Troubleshooting performance issues can be a complex undertaking for many administrators, regardless of the underlying infrastructure and topology. A distributed storage platform like vSAN introduces other elements that can influence performance as well, and the practices for troubleshooting should accommodate for those considerations. The guidance provided below will help an administrator use the metrics found in the vSAN performance service to isolate the sources of the performance issue.
When troubleshooting performance issues in a vSAN environment, two of the most common questions I get asked are 1.) Which metrics are most important? And 2.) What order should I look at the metrics? Let’s address these two specific questions so that you can take action in your own environment more easily.
Reviewing the Performance Troubleshooting Workflow
First let’s take a look at the basic framework for troubleshooting performance in a vSAN environment, as shown in Figure 1. Each of the 5 steps is critical to improving the likelihood that the root cause is identified properly, and steps for mitigation are done in a systematic way.
Figure 1. vSAN performance troubleshooting workflow
The leading indicator of any storage-related performance issue on an active VM is guest VM latency. For the virtualization administrator, they are typically made aware of this by one of two alerting mechanisms: Complaints from users or administrators, or system alerts that monitor performance thresholds. Determining the cause of the latency is where the troubleshooting process begins, as outlined in Troubleshooting vSAN Performance on StorageHub.
Which Metrics are Most Important?
Unfortunately, this is not a clear cut answer, as the metrics available in the vSAN performance services all relate to each other in some form or another. The conditions of the environment and the root cause of a performance issue will dictate which metrics are more significant than another. This is the reason why the discovery process (steps #2 and #3 in the troubleshooting workflow) are so critical to the process. It is important to understand the conditions of the environment prior to gaining true insight from the performance metrics. A discrete metric may provide very little assistance when viewed in isolation, but be meaningful when viewed with other metrics.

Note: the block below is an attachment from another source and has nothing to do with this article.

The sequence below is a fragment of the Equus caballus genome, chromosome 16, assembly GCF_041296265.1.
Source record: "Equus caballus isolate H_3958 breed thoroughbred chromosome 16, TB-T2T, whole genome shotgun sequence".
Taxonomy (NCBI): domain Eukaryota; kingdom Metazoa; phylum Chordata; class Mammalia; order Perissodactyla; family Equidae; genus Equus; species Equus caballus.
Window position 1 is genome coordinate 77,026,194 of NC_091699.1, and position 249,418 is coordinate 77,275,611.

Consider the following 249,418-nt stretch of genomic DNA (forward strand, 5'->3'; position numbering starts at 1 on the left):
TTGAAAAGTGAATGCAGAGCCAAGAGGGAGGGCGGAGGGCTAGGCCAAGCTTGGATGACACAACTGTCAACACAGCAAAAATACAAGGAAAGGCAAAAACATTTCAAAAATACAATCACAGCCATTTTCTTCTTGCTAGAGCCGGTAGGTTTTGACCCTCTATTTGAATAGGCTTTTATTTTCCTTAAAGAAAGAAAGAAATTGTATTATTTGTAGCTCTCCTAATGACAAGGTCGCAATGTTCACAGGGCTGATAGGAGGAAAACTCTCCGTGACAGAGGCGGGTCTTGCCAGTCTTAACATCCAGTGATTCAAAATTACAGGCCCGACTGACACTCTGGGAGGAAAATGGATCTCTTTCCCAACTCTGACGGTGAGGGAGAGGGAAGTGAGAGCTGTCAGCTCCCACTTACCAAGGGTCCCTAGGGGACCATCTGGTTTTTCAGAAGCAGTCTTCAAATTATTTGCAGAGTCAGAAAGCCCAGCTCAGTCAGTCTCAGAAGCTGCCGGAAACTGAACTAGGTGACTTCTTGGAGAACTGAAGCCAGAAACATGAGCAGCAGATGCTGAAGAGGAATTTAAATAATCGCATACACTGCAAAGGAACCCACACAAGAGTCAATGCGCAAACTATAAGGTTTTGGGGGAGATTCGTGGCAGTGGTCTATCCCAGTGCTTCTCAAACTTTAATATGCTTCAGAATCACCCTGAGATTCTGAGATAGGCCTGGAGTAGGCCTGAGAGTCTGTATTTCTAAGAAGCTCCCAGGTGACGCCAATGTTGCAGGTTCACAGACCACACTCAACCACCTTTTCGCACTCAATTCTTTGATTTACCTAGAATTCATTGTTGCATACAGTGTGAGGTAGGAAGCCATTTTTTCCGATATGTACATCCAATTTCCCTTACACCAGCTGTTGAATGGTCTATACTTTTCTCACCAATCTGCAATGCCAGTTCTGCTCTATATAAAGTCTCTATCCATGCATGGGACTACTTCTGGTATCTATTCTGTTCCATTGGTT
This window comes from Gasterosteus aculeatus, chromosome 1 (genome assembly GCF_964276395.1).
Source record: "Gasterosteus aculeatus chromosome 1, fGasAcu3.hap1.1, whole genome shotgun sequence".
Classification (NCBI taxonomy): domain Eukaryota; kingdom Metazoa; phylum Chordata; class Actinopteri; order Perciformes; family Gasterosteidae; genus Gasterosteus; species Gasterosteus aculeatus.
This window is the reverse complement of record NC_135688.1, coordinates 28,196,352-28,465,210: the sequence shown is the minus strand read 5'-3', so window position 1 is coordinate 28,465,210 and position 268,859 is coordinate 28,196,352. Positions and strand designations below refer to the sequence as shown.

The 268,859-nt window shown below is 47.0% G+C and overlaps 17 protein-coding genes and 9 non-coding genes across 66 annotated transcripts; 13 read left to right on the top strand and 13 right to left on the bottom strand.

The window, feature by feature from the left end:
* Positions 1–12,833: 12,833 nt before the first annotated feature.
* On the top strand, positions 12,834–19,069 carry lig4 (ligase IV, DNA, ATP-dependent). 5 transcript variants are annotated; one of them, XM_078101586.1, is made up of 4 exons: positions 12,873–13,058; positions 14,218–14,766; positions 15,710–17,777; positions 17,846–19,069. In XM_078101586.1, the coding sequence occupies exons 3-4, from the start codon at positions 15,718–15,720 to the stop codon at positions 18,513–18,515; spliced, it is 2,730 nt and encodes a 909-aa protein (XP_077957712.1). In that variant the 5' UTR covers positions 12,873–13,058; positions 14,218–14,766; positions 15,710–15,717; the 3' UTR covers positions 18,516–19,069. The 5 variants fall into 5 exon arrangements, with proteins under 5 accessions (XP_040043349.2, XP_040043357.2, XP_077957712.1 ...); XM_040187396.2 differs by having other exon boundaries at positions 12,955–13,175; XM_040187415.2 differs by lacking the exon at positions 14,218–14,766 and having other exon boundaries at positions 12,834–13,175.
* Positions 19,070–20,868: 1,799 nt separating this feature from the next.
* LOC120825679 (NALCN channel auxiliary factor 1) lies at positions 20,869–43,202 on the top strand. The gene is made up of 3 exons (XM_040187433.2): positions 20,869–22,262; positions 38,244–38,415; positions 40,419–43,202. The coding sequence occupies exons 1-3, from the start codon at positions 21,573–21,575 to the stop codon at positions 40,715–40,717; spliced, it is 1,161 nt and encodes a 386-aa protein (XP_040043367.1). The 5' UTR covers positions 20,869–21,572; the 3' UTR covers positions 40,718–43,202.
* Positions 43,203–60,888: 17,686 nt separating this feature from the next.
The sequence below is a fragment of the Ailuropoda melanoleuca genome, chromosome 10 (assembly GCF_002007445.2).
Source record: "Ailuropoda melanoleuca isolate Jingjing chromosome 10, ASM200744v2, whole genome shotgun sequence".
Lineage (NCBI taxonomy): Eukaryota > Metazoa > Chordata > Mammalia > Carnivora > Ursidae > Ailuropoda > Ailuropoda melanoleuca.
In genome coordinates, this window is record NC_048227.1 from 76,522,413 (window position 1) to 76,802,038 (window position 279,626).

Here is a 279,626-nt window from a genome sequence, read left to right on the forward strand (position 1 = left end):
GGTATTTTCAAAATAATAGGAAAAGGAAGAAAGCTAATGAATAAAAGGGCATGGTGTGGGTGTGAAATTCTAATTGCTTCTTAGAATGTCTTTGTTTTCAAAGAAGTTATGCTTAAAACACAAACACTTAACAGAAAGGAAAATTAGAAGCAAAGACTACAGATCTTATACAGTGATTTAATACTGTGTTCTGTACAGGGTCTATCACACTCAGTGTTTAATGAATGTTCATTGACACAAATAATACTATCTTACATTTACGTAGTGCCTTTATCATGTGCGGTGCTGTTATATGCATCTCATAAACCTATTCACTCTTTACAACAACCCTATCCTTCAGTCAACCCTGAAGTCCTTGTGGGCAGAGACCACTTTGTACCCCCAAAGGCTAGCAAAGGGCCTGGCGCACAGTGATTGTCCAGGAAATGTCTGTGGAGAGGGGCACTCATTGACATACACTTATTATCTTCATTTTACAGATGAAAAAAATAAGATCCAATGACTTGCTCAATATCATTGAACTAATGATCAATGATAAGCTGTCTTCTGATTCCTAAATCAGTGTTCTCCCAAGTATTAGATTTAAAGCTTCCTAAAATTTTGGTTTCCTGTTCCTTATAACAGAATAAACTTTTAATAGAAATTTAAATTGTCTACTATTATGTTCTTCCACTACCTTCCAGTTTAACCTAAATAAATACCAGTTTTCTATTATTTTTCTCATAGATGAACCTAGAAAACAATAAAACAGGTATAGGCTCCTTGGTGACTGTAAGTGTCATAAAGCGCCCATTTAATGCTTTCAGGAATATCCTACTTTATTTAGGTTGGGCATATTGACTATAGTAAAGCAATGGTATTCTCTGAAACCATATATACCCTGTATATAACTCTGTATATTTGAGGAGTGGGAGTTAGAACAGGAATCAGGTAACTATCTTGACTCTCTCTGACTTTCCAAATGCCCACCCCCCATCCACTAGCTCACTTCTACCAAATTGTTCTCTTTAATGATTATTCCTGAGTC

Storage latency is the most distinguished of all storage performance metrics, as it defines the time to complete/acknowledge the I/O delivery, and is typically reported in time in milliseconds (ms). It is the time the system has to wait to process subsequent I/Os, or execute other commands waiting for that I/O. With the hypervisor, latency measurements can be taken for just a portion of the storage stack (visible via ESXTOP), or the entire end-to-end path: from the VM, to the storage device. Note that latency is a conditional metric. It gives no context to the amount of I/Os that are feeling that latency. It also only representing the location from where it is being measured. Latency can be measured at numerous locations up and down the storage stack. This is why the order that the metrics are viewed becomes critical.
The Order of Review for Metrics
Once the discovery steps in the troubleshooting framework have been completed, the process of using the performance metrics can begin. The order in which the metrics are viewed can be helpful in deciphering what level contention may be occurring. Figure 2 shows the order in that the metrics can be viewed to better understand and isolate the issue, and is the same order used in “Appendix C: Troubleshooting Example” in the Troubleshooting vSAN Performance document on StorageHub.
Figure 2. Viewing order of performance metrics
Below we provide a bit more context to each step:
- View metrics at the VM level to confirm VM in question is experiencing unusually high storage
related latency. This must be verified that there is in fact storage latency as seen by the guest VM.
- View metrics at the cluster level to provide context and look for any other anomalies. This will help identify potential “noise” coming from somewhere else in the cluster.
- View metrics on host to isolate type of storage I/O associated with identified latency.
- View metrics on host, looking at the disk group level to determine type and source of latency.
- View metrics on host, looking at host network and VMkernel metrics to determine if the issue is network
Step #3 through #5 assume that one has identified the specific hosts where the VM’s objects reside, which can be easily accomplished in the vCenter UI. For the purpose of simplicity, host level metrics should look at only the hosts where the objects reside for the particular VM in question.
Recommendation: Be diligent, and deliberate when making changes to your environment in an effort to improve performance. Changing multiple settings at once, overlooking a simple configuration issue, or not measuring the changes in performance can often make the situation worse, and more complex to resolve.
While the process of tracking down the primary contributors to performance issues can be complex, there are practices that can help simplify this process and improve the time to resolution. This information, paired with the “Troubleshooting vSAN Performance” guide on StorageHub is a great start to better understanding how to diagnose and address performance issues in your own vSAN environment.